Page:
MMLT’s future depends on informed, passionate, inspired ambassadors. A quarter century ago Stephen Jay Gould presciently wrote: “We cannot win this battle to save species and environments without forging an emotional bond between ourselves and nature as well – for we will not fight to save what we do not love (but only appreciate in some abstract sense).
”Love grows out of relationships – in-depth authentic experiences.
Looking at the lives of conservation icons like Muir, Thoreau, Leopold, Goodall and Carson provides insights as to what is meant. Their lives became stirring messages so
powerful – so inspirational – they motivate us to experience nature for ourselves. Their message is inclusive, grounded in experience, involved heart and intellect and far beyond the grasp of any single discipline. Read More…
I love Einstein’s ability to put things into perspective. “The only source of knowledge is experience” – “Imagination is more important than knowledge” – “Intuition is the father of new knowledge while empiricism is the accumulation of old knowledge” – “Look deep into nature and then you will understand everything better.”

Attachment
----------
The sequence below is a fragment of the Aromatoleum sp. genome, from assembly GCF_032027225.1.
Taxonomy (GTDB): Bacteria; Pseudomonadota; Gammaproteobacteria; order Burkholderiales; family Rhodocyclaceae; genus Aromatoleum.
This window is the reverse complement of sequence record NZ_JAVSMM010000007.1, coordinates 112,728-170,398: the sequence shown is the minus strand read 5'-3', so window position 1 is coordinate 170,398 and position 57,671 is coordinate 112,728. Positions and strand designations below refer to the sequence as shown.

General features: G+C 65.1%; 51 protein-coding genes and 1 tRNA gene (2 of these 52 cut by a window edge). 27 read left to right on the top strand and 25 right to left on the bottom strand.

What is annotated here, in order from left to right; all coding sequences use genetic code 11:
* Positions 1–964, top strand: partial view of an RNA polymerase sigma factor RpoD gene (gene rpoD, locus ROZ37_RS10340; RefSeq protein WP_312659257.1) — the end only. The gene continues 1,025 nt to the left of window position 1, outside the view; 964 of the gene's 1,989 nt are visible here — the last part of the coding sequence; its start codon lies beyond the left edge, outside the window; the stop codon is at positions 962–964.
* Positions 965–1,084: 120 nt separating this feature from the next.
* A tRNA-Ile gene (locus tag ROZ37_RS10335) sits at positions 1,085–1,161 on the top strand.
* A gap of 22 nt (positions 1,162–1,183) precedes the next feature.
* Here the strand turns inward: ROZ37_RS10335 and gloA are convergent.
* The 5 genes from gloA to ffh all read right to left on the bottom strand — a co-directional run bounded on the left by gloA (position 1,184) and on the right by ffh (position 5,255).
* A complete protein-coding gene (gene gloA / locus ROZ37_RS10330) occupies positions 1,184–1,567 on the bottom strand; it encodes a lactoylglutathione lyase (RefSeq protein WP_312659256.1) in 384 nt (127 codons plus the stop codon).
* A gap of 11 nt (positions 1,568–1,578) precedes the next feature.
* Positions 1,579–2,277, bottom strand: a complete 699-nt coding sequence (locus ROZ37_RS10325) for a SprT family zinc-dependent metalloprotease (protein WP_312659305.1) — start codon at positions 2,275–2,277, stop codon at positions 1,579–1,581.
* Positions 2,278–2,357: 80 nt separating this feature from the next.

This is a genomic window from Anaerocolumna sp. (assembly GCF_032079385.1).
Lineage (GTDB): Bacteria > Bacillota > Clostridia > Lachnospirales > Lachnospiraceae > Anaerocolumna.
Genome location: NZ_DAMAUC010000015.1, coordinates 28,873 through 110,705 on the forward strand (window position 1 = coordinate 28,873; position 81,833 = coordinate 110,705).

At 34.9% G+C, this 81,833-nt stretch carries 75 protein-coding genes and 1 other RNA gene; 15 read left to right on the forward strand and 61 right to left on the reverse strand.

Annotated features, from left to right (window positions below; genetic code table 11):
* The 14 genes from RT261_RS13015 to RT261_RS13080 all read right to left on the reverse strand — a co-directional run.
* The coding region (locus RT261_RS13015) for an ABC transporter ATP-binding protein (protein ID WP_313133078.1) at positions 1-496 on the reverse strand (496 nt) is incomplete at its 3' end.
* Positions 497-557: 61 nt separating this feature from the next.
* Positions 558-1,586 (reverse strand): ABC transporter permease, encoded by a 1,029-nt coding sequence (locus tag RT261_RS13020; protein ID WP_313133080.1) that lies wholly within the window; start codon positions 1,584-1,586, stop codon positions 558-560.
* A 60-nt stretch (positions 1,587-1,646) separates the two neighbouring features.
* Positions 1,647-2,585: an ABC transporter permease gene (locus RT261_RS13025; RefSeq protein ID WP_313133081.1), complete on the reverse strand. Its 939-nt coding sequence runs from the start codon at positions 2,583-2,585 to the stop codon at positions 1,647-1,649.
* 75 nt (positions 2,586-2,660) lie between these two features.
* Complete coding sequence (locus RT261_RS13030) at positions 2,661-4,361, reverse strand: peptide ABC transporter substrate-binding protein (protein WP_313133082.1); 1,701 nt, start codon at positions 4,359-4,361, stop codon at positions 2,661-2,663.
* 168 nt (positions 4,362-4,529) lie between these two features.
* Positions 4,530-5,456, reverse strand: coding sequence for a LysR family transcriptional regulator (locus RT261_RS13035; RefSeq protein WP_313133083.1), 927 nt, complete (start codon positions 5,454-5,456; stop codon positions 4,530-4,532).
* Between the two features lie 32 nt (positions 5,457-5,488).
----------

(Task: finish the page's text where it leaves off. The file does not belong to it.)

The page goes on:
Thoreau stated “there is no power to see in the eye itself any more than in any other jelly.” “Objects are concealed from us because we do not bring our minds and eyes to bear on them” If you do not empty your mind you will only find what you are looking for. Thoreau looked deeply and his experience led to the astonishing insight “In wildness is the preservation of the world.” This unexpected truth spoke to our hearts and gave us a dream far bigger than ourselves.
Aldo Leopold’s academic background was not predictive of his future legendary status. It was a common experience, the killing of a wolf that inexplicably became an extraordinary experience. Watching the fierce, green light fade from the eyes of the dying wolf became a transcendent moment – something clicked in his brain and he began to “think like a mountain.” This was not science but he saw things through fresh eyes – a way of ecological thinking that affected many. It had the ring of authentic truth.